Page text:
The course started and I asked who had been on a project training course before. There was one person. He was less than complimentary about the course he had attended using words such as boring; a waste of time and not very effective. I was able to move on pretty quickly before he depressed the rest of the course – and this was within 30 minutes of starting!
After the course he was able to say that this course was ‘much better’ and his feedback suggested that the course was really practical and he could use a lot of the project management training straight away.
What did I do to overcome the boredom, the waste of time and the overall effectiveness? As this is not the first time I have received this feedback I reviewed my training approach and produced a large number of points which I will share with you over the next few week.
Space means the points are very brief and of course, the points are NOT just about project management training – it’s about training generally!
1. Pre course work – have some pre work. This can be a brief questionnaire or an article to read. However, ensure you review pre work within the course
2. Objectives – we make it clear in all our project management training courses that projects must have clear objectives. So should your courses. Base your course around achieving these objectives and check several times through the course you are hitting them. You do not want to find out 30 minutes before the end of a course that you did not achieve your project management objectives
3. Work on actual projects – this makes the course come alive. We work on both case studies and on live projects – the latter makes the course more active and engaging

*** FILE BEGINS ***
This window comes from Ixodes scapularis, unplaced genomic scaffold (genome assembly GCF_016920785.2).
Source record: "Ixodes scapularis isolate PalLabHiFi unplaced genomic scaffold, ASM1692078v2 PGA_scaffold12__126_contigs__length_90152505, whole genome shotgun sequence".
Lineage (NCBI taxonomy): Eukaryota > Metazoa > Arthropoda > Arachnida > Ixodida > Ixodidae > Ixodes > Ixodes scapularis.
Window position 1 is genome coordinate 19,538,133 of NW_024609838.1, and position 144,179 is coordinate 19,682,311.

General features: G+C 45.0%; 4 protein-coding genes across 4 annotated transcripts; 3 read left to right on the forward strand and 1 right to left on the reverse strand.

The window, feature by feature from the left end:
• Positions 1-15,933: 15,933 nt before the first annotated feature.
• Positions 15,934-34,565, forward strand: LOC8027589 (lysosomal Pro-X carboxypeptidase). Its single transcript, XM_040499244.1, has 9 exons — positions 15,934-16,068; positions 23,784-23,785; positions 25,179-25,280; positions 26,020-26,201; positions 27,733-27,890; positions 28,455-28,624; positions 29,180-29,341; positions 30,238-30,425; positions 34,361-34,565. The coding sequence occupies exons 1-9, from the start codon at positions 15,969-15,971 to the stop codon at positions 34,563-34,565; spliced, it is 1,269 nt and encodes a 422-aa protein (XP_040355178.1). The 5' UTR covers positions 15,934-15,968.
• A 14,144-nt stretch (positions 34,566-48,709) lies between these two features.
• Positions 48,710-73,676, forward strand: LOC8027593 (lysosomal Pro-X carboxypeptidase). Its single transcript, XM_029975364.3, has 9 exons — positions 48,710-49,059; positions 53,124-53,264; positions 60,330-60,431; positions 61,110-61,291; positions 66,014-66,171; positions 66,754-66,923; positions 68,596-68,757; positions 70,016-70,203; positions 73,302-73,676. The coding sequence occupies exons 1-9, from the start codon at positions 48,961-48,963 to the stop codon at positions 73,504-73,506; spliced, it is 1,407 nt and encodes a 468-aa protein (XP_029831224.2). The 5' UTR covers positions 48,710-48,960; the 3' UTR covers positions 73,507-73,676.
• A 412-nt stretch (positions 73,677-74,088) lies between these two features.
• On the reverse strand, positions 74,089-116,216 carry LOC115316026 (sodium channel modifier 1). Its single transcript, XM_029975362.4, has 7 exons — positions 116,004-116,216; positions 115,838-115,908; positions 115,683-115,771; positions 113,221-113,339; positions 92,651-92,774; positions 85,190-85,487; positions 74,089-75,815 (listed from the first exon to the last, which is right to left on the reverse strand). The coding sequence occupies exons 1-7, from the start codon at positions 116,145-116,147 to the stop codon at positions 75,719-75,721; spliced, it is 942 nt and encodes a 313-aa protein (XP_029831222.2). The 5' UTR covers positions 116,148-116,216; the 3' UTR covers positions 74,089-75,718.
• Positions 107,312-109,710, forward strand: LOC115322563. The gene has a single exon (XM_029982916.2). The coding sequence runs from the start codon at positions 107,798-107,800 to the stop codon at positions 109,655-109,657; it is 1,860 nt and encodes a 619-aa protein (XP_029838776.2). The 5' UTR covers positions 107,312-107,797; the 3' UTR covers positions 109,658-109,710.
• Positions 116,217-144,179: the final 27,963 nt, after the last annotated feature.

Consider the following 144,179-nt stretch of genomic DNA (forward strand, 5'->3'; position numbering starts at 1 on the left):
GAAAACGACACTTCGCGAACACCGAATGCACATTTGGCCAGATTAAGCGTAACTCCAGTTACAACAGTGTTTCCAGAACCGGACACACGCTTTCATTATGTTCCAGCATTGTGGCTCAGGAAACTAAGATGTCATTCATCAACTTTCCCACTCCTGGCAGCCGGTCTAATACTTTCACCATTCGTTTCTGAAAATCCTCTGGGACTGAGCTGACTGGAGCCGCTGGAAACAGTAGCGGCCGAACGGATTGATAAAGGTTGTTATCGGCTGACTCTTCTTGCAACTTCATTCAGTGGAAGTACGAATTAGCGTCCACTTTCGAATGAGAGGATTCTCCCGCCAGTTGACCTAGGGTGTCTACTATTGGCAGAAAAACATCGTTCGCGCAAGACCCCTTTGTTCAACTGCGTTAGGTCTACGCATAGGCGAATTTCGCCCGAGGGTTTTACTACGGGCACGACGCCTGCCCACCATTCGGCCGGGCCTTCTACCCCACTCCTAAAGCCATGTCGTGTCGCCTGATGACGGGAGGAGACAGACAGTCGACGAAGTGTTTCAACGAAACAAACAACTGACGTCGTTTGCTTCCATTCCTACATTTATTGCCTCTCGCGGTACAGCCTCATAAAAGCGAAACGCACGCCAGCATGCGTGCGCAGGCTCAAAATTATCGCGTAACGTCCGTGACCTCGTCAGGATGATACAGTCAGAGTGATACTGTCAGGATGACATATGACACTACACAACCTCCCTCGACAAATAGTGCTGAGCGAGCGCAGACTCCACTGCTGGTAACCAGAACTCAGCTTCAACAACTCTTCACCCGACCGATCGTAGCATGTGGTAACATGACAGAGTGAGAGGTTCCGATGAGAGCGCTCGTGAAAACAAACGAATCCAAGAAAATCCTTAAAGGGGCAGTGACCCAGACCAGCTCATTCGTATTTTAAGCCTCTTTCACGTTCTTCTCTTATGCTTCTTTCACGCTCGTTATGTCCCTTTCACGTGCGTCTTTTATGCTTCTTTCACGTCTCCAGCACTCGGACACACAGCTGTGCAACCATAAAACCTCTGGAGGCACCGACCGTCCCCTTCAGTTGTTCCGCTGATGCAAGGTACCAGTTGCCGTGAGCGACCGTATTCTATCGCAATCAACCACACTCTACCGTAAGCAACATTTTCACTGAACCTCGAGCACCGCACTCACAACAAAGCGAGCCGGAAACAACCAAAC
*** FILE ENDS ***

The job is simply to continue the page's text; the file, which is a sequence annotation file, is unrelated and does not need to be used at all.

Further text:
4. Make it practical – too many courses according to some of those who come along to our project management workshops are too theoretical. Participants find it hard to apply their learning. Use theory but build it around practical activities
5. Make it fun – people learn best when they are having fun. Try and build some humour into the course. How, maybe a brief activity or a story whatever you do try and do rehearse first!
6. Group work –use group work, pairs or more to work on activities. The power of the group should not be underestimated
7. Individual work – give some time for individuals to reflect. Have an individual activity to say look at roles in a project someone is working on
8. Process review – this is essential in making courses more effective. It’s the activities that produce the learning and this needs teasing out. How? review the activity to identify the learning. Use questions to do this alongside your own observations during activities e.g. I heard someone say that this was a risk in a project I was involved in. Can you say more here?
This ends section the first of 3 articles on how to make your project management training courses more effective.
What’s the question?
What has made your project management course an enjoyable and developmental process for you? Let’s hear those answers!